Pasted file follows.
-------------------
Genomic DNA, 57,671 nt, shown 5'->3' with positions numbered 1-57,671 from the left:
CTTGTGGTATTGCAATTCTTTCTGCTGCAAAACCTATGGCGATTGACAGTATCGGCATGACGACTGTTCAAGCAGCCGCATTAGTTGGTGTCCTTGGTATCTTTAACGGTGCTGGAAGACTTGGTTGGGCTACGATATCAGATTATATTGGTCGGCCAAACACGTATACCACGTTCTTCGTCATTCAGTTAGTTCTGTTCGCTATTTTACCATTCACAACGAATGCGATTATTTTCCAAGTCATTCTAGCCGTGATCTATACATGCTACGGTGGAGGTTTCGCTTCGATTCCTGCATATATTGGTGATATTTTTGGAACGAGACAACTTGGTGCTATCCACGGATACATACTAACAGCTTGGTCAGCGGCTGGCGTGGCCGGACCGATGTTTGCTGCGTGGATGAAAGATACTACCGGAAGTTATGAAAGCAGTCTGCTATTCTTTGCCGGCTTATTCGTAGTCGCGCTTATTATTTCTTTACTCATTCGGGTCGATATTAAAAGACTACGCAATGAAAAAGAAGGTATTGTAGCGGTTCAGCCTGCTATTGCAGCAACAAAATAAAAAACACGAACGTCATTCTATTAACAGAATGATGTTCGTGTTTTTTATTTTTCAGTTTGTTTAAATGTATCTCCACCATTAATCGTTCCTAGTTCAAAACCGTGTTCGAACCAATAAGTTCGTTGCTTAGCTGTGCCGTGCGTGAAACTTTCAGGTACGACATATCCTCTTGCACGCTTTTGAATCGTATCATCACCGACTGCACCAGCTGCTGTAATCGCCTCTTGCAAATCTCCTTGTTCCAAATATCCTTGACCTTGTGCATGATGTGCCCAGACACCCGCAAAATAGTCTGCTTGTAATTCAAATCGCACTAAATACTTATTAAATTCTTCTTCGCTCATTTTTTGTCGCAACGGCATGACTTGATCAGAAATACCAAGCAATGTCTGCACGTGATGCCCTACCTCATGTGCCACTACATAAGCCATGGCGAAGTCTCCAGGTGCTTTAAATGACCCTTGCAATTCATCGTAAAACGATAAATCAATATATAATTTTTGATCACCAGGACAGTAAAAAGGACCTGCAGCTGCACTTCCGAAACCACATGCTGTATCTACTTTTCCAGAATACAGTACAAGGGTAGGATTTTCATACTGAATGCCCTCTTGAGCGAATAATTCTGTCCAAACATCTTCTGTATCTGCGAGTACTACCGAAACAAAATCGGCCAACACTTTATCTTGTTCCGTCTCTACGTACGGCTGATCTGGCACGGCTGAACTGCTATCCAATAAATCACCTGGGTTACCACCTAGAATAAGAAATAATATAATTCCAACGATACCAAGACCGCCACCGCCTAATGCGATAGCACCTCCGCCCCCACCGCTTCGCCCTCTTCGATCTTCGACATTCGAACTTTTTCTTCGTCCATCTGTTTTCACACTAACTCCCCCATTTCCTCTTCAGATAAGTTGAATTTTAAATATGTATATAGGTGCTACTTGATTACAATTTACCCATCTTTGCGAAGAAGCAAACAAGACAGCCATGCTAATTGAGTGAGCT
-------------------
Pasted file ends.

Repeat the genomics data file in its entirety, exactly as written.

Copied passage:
Genomic DNA, 57,671 nt, shown 5'->3' with positions numbered 1-57,671 from the left:
CTTGTGGTATTGCAATTCTTTCTGCTGCAAAACCTATGGCGATTGACAGTATCGGCATGACGACTGTTCAAGCAGCCGCATTAGTTGGTGTCCTTGGTATCTTTAACGGTGCTGGAAGACTTGGTTGGGCTACGATATCAGATTATATTGGTCGGCCAAACACGTATACCACGTTCTTCGTCATTCAGTTAGTTCTGTTCGCTATTTTACCATTCACAACGAATGCGATTATTTTCCAAGTCATTCTAGCCGTGATCTATACATGCTACGGTGGAGGTTTCGCTTCGATTCCTGCATATATTGGTGATATTTTTGGAACGAGACAACTTGGTGCTATCCACGGATACATACTAACAGCTTGGTCAGCGGCTGGCGTGGCCGGACCGATGTTTGCTGCGTGGATGAAAGATACTACCGGAAGTTATGAAAGCAGTCTGCTATTCTTTGCCGGCTTATTCGTAGTCGCGCTTATTATTTCTTTACTCATTCGGGTCGATATTAAAAGACTACGCAATGAAAAAGAAGGTATTGTAGCGGTTCAGCCTGCTATTGCAGCAACAAAATAAAAAACACGAACGTCATTCTATTAACAGAATGATGTTCGTGTTTTTTATTTTTCAGTTTGTTTAAATGTATCTCCACCATTAATCGTTCCTAGTTCAAAACCGTGTTCGAACCAATAAGTTCGTTGCTTAGCTGTGCCGTGCGTGAAACTTTCAGGTACGACATATCCTCTTGCACGCTTTTGAATCGTATCATCACCGACTGCACCAGCTGCTGTAATCGCCTCTTGCAAATCTCCTTGTTCCAAATATCCTTGACCTTGTGCATGATGTGCCCAGACACCCGCAAAATAGTCTGCTTGTAATTCAAATCGCACTAAATACTTATTAAATTCTTCTTCGCTCATTTTTTGTCGCAACGGCATGACTTGATCAGAAATACCAAGCAATGTCTGCACGTGATGCCCTACCTCATGTGCCACTACATAAGCCATGGCGAAGTCTCCAGGTGCTTTAAATGACCCTTGCAATTCATCGTAAAACGATAAATCAATATATAATTTTTGATCACCAGGACAGTAAAAAGGACCTGCAGCTGCACTTCCGAAACCACATGCTGTATCTACTTTTCCAGAATACAGTACAAGGGTAGGATTTTCATACTGAATGCCCTCTTGAGCGAATAATTCTGTCCAAACATCTTCTGTATCTGCGAGTACTACCGAAACAAAATCGGCCAACACTTTATCTTGTTCCGTCTCTACGTACGGCTGATCTGGCACGGCTGAACTGCTATCCAATAAATCACCTGGGTTACCACCTAGAATAAGAAATAATATAATTCCAACGATACCAAGACCGCCACCGCCTAATGCGATAGCACCTCCGCCCCCACCGCTTCGCCCTCTTCGATCTTCGACATTCGAACTTTTTCTTCGTCCATCTGTTTTCACACTAACTCCCCCATTTCCTCTTCAGATAAGTTGAATTTTAAATATGTATATAGGTGCTACTTGATTACAATTTACCCATCTTTGCGAAGAAGCAAACAAGACAGCCATGCTAATTGAGTGAGCT